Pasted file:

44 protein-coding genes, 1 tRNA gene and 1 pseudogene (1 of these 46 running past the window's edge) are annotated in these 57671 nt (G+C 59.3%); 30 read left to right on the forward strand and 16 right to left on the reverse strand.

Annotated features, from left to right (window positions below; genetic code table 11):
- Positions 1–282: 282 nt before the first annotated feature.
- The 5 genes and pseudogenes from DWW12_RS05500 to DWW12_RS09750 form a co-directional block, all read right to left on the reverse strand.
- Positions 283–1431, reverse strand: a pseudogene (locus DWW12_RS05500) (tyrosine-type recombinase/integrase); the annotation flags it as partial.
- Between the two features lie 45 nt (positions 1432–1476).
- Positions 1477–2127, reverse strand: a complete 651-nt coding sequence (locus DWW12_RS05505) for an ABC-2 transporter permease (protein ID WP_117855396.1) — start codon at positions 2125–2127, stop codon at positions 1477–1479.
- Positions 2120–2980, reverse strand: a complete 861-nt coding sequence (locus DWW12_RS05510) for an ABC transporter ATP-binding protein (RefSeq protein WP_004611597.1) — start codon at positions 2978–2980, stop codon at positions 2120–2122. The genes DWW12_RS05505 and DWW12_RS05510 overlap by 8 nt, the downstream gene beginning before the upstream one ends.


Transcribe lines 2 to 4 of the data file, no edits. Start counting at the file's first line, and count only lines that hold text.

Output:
Annotated features, from left to right (window positions below; genetic code table 11):
- Positions 1–282: 282 nt before the first annotated feature.
- The 5 genes and pseudogenes from DWW12_RS05500 to DWW12_RS09750 form a co-directional block, all read right to left on the reverse strand.